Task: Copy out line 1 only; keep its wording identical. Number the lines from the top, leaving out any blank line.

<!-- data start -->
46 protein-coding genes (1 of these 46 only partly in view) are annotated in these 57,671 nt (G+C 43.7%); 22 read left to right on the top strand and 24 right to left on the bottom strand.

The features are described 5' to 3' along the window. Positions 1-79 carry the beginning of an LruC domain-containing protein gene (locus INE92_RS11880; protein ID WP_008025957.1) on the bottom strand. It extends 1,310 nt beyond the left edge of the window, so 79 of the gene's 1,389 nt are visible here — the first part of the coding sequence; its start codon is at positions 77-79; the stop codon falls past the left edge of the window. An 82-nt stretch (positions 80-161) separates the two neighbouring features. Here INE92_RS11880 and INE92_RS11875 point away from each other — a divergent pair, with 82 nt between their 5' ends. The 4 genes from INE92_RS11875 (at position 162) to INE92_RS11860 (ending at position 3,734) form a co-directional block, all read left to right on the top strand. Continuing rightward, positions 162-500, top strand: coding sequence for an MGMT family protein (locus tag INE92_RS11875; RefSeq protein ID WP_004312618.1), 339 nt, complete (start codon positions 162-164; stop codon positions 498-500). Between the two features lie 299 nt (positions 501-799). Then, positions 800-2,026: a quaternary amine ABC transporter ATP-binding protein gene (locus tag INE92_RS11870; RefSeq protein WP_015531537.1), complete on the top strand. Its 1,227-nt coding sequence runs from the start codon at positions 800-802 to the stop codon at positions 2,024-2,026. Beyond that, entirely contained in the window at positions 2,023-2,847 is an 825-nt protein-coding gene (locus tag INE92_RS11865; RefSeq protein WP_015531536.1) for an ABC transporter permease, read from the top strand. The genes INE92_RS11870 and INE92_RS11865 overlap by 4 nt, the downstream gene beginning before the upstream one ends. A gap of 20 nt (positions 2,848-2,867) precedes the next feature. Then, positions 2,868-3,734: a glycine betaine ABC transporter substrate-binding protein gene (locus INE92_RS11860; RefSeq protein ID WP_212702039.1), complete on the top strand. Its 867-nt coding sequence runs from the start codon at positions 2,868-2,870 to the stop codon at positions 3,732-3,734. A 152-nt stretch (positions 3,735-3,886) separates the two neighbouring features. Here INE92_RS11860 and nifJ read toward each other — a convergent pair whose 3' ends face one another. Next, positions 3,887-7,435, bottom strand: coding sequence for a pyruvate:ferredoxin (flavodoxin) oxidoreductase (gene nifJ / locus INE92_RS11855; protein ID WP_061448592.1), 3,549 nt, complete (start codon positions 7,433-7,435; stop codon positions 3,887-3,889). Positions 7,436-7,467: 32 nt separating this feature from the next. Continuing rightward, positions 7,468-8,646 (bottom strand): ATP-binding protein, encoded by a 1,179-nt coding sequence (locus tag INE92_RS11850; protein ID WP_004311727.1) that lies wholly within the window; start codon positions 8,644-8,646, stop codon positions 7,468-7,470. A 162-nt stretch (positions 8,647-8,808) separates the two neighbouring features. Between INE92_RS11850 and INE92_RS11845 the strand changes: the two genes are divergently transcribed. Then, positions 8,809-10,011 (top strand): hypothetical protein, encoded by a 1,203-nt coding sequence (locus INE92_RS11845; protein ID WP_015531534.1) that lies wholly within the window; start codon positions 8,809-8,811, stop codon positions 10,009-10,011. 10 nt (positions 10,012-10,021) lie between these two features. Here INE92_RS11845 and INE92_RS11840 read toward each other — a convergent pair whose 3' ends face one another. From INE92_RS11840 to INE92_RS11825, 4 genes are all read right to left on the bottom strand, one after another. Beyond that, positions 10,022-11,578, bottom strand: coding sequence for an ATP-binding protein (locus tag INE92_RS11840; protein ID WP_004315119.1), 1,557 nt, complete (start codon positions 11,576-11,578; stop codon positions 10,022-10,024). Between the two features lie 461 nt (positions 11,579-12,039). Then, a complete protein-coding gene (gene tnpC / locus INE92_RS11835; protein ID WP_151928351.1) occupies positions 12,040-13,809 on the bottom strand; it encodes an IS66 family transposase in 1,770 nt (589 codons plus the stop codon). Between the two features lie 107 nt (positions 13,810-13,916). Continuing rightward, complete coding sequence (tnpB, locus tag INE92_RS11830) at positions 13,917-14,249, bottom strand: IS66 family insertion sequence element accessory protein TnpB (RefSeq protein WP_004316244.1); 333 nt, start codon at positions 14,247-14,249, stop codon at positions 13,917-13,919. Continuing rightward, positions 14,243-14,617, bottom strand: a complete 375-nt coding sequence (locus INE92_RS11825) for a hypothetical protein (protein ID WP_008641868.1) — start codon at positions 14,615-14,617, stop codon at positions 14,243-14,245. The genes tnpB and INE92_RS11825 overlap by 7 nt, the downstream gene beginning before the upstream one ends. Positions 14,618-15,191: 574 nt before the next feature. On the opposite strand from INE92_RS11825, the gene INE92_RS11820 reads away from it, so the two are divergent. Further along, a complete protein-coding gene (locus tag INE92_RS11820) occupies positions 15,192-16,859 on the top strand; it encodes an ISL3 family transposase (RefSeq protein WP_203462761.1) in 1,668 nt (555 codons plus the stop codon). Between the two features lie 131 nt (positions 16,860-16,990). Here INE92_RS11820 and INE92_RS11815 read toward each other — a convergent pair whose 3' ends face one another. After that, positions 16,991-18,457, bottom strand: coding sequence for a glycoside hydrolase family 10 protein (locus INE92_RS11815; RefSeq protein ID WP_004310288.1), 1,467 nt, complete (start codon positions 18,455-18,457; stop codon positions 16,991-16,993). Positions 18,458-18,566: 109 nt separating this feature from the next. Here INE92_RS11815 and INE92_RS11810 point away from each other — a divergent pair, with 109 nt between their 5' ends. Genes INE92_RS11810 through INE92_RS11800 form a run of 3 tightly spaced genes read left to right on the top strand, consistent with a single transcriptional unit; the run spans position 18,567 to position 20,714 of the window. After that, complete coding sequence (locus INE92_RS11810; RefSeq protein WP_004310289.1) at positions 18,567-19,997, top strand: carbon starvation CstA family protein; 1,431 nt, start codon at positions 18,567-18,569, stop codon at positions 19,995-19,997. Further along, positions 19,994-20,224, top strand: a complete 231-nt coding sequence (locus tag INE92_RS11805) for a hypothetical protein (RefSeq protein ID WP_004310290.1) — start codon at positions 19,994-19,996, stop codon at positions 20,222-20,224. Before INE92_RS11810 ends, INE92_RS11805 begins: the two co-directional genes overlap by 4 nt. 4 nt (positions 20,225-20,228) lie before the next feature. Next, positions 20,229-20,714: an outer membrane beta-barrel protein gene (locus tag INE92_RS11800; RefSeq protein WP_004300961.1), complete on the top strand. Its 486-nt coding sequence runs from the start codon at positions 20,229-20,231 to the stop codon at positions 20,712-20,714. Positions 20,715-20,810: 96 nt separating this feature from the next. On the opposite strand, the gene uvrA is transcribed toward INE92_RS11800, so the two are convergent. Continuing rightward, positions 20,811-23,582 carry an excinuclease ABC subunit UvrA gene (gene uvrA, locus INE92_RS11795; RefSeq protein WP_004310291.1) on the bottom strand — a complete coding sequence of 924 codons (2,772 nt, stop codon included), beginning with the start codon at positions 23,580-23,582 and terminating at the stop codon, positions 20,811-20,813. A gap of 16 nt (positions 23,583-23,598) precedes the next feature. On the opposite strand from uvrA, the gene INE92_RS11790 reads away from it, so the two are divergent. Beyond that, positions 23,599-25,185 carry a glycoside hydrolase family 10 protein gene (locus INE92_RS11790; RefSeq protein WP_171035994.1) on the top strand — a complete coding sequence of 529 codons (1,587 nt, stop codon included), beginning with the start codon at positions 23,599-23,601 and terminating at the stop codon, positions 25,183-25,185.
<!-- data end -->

46 protein-coding genes (1 of these 46 only partly in view) are annotated in these 57,671 nt (G+C 43.7%); 22 read left to right on the top strand and 24 right to left on the bottom strand.